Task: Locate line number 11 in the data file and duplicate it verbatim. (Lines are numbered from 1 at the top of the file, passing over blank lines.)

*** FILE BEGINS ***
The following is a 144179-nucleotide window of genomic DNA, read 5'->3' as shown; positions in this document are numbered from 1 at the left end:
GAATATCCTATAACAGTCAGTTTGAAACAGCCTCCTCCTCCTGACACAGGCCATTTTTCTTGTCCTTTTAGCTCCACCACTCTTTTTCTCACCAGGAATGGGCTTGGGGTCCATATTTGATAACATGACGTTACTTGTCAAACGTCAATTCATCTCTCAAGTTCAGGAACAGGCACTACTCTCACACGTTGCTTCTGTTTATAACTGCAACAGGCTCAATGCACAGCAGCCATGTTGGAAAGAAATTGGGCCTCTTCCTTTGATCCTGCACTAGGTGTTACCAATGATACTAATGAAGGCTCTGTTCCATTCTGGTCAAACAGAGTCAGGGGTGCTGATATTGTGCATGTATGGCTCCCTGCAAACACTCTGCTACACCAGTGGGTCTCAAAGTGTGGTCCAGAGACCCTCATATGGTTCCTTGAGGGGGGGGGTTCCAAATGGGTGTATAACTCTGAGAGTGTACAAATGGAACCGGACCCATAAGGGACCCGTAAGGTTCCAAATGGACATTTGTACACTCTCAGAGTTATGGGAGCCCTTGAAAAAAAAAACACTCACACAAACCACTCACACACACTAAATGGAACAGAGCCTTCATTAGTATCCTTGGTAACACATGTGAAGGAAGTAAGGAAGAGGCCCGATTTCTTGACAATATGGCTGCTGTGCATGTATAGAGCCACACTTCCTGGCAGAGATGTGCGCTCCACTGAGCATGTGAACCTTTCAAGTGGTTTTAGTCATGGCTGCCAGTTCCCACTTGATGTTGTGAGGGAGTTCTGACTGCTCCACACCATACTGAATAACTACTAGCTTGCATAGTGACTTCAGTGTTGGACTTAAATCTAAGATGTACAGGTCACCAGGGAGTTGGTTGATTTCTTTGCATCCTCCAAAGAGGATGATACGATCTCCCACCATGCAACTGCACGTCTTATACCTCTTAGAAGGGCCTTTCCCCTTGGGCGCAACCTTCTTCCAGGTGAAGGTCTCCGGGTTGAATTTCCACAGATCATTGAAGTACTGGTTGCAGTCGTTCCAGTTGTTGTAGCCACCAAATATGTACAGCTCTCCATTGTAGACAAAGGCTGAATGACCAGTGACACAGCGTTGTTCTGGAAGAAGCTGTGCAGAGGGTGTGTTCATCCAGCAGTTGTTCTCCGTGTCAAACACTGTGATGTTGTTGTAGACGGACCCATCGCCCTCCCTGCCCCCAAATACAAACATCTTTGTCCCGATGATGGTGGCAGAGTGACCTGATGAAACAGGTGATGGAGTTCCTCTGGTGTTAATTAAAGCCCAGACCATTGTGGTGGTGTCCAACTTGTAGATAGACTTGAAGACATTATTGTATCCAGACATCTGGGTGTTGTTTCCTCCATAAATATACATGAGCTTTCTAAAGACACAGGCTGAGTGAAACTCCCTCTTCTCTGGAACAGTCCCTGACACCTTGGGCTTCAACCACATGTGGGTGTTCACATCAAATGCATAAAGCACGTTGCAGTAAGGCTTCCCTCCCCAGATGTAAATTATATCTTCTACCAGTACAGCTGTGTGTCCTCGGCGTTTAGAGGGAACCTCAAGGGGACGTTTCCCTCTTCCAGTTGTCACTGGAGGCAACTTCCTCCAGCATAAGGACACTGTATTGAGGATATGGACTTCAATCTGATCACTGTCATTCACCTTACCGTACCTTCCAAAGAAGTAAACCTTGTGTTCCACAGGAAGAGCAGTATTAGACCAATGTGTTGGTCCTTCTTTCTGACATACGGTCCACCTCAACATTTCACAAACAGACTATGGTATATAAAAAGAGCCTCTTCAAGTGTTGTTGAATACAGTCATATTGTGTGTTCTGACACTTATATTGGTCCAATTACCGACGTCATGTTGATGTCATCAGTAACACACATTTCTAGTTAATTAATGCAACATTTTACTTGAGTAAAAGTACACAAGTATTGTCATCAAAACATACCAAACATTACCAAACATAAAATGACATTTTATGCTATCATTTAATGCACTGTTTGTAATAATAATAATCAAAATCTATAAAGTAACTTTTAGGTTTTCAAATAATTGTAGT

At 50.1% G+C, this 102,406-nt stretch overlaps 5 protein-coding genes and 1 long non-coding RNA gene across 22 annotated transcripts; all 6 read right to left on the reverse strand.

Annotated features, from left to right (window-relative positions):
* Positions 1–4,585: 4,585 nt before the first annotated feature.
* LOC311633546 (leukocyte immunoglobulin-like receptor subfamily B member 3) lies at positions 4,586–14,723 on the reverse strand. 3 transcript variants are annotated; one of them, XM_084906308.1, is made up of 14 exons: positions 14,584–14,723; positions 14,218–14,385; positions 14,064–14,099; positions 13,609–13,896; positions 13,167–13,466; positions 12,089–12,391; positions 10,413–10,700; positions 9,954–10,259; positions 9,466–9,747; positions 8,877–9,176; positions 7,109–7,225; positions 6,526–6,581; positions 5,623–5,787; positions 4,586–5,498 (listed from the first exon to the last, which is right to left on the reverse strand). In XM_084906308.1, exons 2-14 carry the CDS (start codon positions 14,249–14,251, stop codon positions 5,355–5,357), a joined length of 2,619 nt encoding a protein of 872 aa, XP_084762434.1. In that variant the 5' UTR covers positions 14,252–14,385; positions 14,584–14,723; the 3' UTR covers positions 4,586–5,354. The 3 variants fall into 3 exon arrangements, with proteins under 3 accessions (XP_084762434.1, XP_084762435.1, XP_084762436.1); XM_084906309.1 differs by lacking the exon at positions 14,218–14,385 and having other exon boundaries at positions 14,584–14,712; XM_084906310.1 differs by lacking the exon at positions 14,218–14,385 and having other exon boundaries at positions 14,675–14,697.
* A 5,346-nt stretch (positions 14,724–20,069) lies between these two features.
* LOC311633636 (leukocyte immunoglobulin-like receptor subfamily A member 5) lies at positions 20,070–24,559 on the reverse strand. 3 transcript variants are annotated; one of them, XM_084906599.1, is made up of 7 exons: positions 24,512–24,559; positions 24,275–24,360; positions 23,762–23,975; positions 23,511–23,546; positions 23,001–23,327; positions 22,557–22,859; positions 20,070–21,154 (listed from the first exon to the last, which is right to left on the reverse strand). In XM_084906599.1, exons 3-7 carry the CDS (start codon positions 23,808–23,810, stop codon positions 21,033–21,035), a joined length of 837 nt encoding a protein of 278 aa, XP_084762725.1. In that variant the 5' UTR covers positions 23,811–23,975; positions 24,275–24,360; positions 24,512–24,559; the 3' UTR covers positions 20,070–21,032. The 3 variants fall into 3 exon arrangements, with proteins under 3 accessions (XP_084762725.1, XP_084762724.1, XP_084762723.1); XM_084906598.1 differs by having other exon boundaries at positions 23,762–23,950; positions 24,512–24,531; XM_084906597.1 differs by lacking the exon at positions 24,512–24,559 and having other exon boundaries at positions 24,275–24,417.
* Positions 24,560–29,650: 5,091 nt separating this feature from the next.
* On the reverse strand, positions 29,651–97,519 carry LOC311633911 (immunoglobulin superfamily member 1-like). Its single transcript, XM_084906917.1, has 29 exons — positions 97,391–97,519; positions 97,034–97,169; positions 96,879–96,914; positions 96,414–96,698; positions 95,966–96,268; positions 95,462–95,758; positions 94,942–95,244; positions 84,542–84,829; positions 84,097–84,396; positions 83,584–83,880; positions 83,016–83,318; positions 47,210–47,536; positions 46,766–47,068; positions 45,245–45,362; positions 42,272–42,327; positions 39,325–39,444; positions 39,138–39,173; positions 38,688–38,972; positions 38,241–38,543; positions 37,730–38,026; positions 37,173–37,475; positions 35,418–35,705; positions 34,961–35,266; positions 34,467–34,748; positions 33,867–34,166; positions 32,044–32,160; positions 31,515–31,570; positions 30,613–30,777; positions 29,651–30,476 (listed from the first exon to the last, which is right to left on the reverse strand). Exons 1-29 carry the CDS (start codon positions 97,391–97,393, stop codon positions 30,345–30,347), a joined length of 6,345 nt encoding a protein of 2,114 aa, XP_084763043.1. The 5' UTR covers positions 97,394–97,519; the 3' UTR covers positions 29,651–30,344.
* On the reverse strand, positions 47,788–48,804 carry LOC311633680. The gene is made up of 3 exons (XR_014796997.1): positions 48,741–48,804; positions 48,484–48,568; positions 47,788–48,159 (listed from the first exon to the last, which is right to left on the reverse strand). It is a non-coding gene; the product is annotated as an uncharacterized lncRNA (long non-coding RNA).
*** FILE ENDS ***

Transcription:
* On the reverse strand, positions 47,788–48,804 carry LOC311633680. The gene is made up of 3 exons (XR_014796997.1): positions 48,741–48,804; positions 48,484–48,568; positions 47,788–48,159 (listed from the first exon to the last, which is right to left on the reverse strand). It is a non-coding gene; the product is annotated as an uncharacterized lncRNA (long non-coding RNA).